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Somatostatin (SS) inhibits GH and TSH secretion, but its role in modulating their pulsatility is unclear. We studied GH and TSH responses to GH-releasing hormone (GHRH) and TRH stimulation upon a variable background infusion of saline, SS-(1-14) at 20 and 100 micrograms/m2.h, and oral pyridostigmine (30 and 60 mg) in six adult males. Basal GH levels were unaffected by SS-(1-14). Deconvolution analysis of serum GH values demonstrated that the pituitary responded to two GHRH stimuli 90 min apart without attenuation of the second response. The higher dose of SS-(1-14) significantly blunted the first GH response; second GH responses were further attenuated by both SS-(1-14) doses. Maximum GH release and "switch-off" rates for both stimuli were reduced without changes in the 50% secretion time. Pyridostigmine enhanced the first GH response to GHRH with an increase in the GH release rate; second GH responses were not augmented. GH secretion was prolonged by pyridostigmine, although the 50% secretion time remained unchanged. Peak stimulated serum TSH was attenuated by both SS-(1-14) doses, but pyridostigmine had no effect. All other TSH parameters examined were unaffected. We conclude that the GH response to GHRH is dependent on SS tone, but that the thyrotroph is not tonically inhibited by SS. SS attenuates the rate of GH release without changing the duration of secretion and appears important in terminating GH secretion.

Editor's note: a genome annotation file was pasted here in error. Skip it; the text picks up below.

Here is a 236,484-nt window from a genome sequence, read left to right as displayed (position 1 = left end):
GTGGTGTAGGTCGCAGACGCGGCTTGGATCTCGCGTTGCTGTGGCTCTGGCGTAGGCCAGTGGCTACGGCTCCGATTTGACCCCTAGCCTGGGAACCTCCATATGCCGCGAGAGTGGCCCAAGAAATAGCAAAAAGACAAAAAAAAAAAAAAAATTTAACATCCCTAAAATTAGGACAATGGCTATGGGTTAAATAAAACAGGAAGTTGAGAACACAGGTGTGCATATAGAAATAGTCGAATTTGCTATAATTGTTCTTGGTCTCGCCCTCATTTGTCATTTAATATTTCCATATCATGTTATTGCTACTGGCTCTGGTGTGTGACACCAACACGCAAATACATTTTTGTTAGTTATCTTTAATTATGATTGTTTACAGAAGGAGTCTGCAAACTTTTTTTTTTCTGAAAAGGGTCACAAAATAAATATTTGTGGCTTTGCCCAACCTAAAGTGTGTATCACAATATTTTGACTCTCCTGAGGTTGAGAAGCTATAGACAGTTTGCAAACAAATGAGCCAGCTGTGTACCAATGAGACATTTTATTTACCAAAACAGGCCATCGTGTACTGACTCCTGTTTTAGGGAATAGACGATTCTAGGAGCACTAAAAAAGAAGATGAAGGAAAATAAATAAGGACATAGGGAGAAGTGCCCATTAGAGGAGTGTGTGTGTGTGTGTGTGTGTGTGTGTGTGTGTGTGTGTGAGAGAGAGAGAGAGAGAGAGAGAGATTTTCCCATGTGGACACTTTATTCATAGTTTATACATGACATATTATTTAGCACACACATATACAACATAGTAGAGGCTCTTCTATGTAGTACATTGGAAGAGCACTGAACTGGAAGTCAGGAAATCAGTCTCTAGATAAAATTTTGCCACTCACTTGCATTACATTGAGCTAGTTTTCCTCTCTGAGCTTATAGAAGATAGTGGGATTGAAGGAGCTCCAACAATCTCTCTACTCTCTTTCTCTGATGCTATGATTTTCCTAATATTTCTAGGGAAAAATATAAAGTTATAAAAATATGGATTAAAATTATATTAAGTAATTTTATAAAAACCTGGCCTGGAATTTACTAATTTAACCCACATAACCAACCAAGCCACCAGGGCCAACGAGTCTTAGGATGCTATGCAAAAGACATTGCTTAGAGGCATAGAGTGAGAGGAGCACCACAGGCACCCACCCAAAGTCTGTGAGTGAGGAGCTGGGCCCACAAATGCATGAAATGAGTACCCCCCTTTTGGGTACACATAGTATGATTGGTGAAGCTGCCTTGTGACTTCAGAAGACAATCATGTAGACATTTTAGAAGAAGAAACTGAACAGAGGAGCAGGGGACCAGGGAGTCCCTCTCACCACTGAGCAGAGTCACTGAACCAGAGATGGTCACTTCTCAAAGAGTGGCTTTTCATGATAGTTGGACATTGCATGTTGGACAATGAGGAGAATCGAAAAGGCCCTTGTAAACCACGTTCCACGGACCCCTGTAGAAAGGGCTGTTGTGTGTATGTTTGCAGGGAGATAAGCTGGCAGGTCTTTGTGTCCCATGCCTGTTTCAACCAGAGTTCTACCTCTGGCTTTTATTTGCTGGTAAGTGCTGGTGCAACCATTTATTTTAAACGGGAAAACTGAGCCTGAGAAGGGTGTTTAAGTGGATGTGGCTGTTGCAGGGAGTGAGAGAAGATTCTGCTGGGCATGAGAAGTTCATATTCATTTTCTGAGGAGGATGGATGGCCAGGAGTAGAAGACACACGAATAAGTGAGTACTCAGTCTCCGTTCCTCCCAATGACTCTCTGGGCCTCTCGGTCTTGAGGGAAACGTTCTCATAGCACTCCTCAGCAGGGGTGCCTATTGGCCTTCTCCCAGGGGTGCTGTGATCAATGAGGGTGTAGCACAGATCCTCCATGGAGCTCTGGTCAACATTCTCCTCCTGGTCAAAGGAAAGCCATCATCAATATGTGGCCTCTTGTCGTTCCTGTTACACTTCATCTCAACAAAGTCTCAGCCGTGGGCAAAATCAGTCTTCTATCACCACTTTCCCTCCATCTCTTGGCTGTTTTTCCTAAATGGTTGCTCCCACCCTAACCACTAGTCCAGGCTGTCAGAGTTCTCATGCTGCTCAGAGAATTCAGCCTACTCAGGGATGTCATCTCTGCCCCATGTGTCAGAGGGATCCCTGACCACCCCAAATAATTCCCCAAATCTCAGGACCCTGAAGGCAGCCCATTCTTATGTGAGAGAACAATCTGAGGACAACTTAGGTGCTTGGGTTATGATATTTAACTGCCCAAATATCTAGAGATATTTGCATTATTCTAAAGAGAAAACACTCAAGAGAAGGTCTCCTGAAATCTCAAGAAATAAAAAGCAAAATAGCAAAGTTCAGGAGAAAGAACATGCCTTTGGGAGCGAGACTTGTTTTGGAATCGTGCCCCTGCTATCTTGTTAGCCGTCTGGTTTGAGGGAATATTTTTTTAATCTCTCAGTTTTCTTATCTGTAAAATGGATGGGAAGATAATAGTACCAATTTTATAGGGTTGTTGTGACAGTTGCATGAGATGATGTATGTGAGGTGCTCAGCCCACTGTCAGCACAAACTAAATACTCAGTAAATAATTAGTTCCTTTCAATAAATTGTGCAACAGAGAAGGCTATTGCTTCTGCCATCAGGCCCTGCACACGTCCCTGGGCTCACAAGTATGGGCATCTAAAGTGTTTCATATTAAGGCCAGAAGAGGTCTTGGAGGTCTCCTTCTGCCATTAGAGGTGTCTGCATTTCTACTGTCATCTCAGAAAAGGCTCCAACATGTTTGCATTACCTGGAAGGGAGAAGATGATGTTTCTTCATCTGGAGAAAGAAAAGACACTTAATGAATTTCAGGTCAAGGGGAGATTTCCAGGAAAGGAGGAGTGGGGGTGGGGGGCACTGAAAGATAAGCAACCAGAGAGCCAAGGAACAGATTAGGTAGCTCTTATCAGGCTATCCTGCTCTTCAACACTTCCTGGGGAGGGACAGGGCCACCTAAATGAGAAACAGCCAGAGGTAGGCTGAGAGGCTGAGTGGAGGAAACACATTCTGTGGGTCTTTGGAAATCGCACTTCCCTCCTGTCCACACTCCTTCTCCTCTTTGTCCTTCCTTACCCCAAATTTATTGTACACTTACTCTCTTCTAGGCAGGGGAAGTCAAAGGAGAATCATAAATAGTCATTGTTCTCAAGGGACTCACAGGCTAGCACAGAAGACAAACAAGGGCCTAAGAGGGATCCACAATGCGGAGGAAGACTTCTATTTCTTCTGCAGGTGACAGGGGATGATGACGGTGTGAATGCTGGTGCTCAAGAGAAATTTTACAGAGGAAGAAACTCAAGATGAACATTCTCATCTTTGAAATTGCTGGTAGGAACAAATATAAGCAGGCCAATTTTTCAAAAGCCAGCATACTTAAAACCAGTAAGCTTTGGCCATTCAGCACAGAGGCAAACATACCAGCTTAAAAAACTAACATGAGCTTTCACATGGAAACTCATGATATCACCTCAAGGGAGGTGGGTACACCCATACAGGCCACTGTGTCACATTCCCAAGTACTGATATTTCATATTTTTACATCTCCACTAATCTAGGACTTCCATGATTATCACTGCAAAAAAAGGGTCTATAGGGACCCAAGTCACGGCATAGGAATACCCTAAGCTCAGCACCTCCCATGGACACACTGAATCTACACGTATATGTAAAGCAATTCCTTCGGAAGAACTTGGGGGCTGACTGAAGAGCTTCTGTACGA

Original publication




Journal article


J Clin Endocrinol Metab

Publication Date





453 - 458


Adult, Blood Glucose, Dose-Response Relationship, Drug, Growth Hormone, Growth Hormone-Releasing Hormone, Humans, Insulin, Insulin-Like Growth Factor I, Male, Pyridostigmine Bromide, Somatostatin, Thyrotropin, Thyrotropin-Releasing Hormone